Security breach at AOL. Users told to change passwords

aol-fishy-170Last week I described how many AOL accounts appeared to be spamming out links to diet spam and Android malware, and speculated that the service could have suffered a serious breach of security.

At the time I wrote:

have the address books of AOL users or AOL’s mail logs somehow fallen into the hands of malicious third parties?

In a statement posted yesterday, AOL confirmed my fears:

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AOL’s investigation is still underway, however, we have determined that there was unauthorized access to information regarding a significant number of user accounts. This information included AOL users’ email addresses, postal addresses, address book contact information, encrypted passwords and encrypted answers to security questions that we ask when a user resets his or her password, as well as certain employee information. We believe that spammers have used this contact information to send spoofed emails that appeared to come from roughly 2% of our email accounts.

AOL is attempting to calm user fears that unencrypted passwords may now be in the hands of hackers, but at the same time is sensibly suggesting that users change their passwords:

Importantly, we have no indication that the encryption on the passwords or the answers to security questions was broken. In addition, at this point in the investigation, there is no indication that this incident resulted in disclosure of users’ financial information, including debit and credit cards, which is also fully encrypted.

Although there is no indication that the encryption on the passwords or answers to security questions was broken, as a precautionary measure, we nevertheless strongly encourage our users and employees to reset their passwords used for any AOL service and, when doing so, also to change their security question and answer.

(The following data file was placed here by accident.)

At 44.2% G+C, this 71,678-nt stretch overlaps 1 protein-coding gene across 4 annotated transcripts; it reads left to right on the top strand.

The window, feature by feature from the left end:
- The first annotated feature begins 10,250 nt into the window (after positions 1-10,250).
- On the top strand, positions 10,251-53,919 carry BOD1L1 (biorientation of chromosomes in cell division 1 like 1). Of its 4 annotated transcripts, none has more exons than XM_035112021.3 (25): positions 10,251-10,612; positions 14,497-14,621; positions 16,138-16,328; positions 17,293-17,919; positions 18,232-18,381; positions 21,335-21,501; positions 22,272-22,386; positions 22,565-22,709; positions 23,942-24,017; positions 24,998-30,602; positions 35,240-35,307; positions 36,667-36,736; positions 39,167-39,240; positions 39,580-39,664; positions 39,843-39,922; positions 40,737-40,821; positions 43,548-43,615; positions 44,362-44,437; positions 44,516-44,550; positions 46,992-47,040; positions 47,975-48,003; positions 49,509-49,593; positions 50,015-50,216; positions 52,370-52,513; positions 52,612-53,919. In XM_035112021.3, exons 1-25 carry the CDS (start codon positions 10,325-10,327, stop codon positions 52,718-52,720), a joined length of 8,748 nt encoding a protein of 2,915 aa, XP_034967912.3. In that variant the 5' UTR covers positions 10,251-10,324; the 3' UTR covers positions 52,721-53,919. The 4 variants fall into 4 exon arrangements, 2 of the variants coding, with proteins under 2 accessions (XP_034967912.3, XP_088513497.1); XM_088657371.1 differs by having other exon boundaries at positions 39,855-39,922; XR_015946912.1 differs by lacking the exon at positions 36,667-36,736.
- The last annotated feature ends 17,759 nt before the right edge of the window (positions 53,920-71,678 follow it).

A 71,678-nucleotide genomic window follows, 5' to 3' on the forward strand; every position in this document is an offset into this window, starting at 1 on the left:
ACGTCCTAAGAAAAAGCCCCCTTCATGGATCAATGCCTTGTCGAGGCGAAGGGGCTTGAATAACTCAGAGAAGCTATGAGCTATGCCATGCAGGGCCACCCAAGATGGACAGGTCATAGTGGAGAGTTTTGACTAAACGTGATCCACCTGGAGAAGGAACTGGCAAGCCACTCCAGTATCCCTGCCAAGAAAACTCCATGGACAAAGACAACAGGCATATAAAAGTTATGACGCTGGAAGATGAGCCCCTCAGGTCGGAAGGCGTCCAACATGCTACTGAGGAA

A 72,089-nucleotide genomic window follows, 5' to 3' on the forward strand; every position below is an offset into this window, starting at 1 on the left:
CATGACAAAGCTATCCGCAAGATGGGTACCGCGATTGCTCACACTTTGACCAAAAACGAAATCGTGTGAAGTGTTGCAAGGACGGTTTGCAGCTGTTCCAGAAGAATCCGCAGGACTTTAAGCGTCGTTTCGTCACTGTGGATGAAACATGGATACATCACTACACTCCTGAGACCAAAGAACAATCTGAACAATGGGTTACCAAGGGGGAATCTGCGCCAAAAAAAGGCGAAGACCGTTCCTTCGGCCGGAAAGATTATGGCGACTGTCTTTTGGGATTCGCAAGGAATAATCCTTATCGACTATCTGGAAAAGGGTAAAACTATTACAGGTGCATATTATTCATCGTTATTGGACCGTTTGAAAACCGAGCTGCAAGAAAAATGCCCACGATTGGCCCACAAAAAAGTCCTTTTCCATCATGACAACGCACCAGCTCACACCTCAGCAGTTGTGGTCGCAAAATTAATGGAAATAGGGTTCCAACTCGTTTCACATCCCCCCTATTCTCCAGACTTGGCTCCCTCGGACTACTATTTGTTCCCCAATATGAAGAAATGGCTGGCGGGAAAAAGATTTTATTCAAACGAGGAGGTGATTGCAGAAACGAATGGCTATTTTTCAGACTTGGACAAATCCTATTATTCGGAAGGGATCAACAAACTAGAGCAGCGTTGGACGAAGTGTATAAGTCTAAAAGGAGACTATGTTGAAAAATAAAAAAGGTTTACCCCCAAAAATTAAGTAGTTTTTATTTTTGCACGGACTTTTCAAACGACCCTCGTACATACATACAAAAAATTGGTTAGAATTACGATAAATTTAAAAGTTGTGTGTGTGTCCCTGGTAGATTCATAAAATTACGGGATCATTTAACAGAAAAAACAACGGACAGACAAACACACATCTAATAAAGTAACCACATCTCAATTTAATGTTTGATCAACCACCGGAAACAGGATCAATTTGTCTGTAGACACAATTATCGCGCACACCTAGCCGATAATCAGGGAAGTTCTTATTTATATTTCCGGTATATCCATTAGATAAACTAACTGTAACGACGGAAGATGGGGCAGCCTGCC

Of course, this isn’t necessarily just a problem for your AOL account. If you were using the same password for any other online account (which is, as we have discussed many times before, very bad practice) then you need to change those passwords too.

And it’s not just passwords that you have to worry about. AOL says that address books have also been accessed, which means that online criminals now know who you are friends with, and how to contact them – making it easy for them to create convincing scam emails or attempt to send out phishing campaigns.

In more bad news, if the hackers manage to crack the encryption they might be able to determine your “secret answers” to security questions as well. As Martijn Grooten points out, it’s going to be really awkward asking your mother to change her maiden name again…

Be on your guard.

Further reading:

Graham Cluley is an award-winning keynote speaker who has given presentations around the world about cybersecurity, hackers, and online privacy. A veteran of the computer security industry since the early 1990s, he wrote the first ever version of Dr Solomon's Anti-Virus Toolkit for Windows, makes regular media appearances, and is the co-host of the popular "Smashing Security" podcast. Follow him on Twitter, Mastodon, Threads, Bluesky, or drop him an email.

2 comments on “Security breach at AOL. Users told to change passwords”

  1. Coyote

    I've written about this before elsewhere but I'll just summarise it here. This little statement of their's fully shows how naive – and indeed – companies can be:
    "Although there is no indication that the encryption on the passwords or answers to security questions was broken,"

    Security questions are broken by design (so I guess the quote is a matter of perspective), especially when they don't allow you to specify your own question. Even then, though, it is almost assuredly going to be a question that is personal and therefore the only gains are (and don't even get me started on any possible questions that have only specific answers… I hope… really hope… nothing like that does exist but it wouldn't surprise me either):
    1. The company doesn't have to deal with helping users with lost passwords (instead they get to deal with compromised accounts. Great compromise… I'm sure).
    2. The user can be mindless about this and practically give away the way the answer and well, this is quite awesome for the attackers, isn't it?

    Great gains. Like I was writing… broken by design.

  2. Anon

    This is why you should treat a secret answer like a password and make it randomly generated characters – not the real answer – stored in a password management app instead of an easily guessable / socially engineer-able answer!

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